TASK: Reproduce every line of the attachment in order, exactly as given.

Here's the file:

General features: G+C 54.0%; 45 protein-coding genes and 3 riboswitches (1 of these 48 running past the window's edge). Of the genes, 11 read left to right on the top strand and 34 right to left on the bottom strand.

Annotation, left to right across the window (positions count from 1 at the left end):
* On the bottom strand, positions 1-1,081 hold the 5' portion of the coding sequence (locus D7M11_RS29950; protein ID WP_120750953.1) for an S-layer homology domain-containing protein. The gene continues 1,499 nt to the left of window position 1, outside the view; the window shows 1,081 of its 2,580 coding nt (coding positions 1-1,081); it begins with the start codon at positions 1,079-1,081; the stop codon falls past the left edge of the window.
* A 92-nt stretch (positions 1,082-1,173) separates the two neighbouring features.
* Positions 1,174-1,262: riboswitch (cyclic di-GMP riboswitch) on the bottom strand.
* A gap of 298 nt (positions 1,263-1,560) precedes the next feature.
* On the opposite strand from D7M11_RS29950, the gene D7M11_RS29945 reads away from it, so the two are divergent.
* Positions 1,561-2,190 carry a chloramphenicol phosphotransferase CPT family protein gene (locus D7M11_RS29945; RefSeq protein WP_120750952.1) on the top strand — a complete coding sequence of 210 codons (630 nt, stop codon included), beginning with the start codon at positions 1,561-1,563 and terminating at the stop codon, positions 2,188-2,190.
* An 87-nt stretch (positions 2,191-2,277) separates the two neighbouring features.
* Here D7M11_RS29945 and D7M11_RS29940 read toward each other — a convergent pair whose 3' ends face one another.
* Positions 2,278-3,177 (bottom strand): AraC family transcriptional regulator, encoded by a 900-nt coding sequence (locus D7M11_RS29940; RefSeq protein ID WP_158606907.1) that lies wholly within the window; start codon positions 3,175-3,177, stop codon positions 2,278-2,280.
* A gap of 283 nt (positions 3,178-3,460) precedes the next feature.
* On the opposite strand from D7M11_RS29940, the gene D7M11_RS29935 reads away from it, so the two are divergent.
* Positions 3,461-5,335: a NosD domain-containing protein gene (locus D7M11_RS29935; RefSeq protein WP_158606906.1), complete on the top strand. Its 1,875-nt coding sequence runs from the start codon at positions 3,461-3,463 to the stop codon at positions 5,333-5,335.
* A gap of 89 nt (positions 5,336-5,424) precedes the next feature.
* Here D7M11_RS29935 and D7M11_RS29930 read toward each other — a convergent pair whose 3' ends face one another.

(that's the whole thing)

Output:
General features: G+C 54.0%; 45 protein-coding genes and 3 riboswitches (1 of these 48 running past the window's edge). Of the genes, 11 read left to right on the top strand and 34 right to left on the bottom strand.

Annotation, left to right across the window (positions count from 1 at the left end):
* On the bottom strand, positions 1-1,081 hold the 5' portion of the coding sequence (locus D7M11_RS29950; protein ID WP_120750953.1) for an S-layer homology domain-containing protein. The gene continues 1,499 nt to the left of window position 1, outside the view; the window shows 1,081 of its 2,580 coding nt (coding positions 1-1,081); it begins with the start codon at positions 1,079-1,081; the stop codon falls past the left edge of the window.
* A 92-nt stretch (positions 1,082-1,173) separates the two neighbouring features.
* Positions 1,174-1,262: riboswitch (cyclic di-GMP riboswitch) on the bottom strand.
* A gap of 298 nt (positions 1,263-1,560) precedes the next feature.
* On the opposite strand from D7M11_RS29950, the gene D7M11_RS29945 reads away from it, so the two are divergent.
* Positions 1,561-2,190 carry a chloramphenicol phosphotransferase CPT family protein gene (locus D7M11_RS29945; RefSeq protein WP_120750952.1) on the top strand — a complete coding sequence of 210 codons (630 nt, stop codon included), beginning with the start codon at positions 1,561-1,563 and terminating at the stop codon, positions 2,188-2,190.
* An 87-nt stretch (positions 2,191-2,277) separates the two neighbouring features.
* Here D7M11_RS29945 and D7M11_RS29940 read toward each other — a convergent pair whose 3' ends face one another.
* Positions 2,278-3,177 (bottom strand): AraC family transcriptional regulator, encoded by a 900-nt coding sequence (locus D7M11_RS29940; RefSeq protein ID WP_158606907.1) that lies wholly within the window; start codon positions 3,175-3,177, stop codon positions 2,278-2,280.
* A gap of 283 nt (positions 3,178-3,460) precedes the next feature.
* On the opposite strand from D7M11_RS29940, the gene D7M11_RS29935 reads away from it, so the two are divergent.
* Positions 3,461-5,335: a NosD domain-containing protein gene (locus D7M11_RS29935; RefSeq protein WP_158606906.1), complete on the top strand. Its 1,875-nt coding sequence runs from the start codon at positions 3,461-3,463 to the stop codon at positions 5,333-5,335.
* A gap of 89 nt (positions 5,336-5,424) precedes the next feature.
* Here D7M11_RS29935 and D7M11_RS29930 read toward each other — a convergent pair whose 3' ends face one another.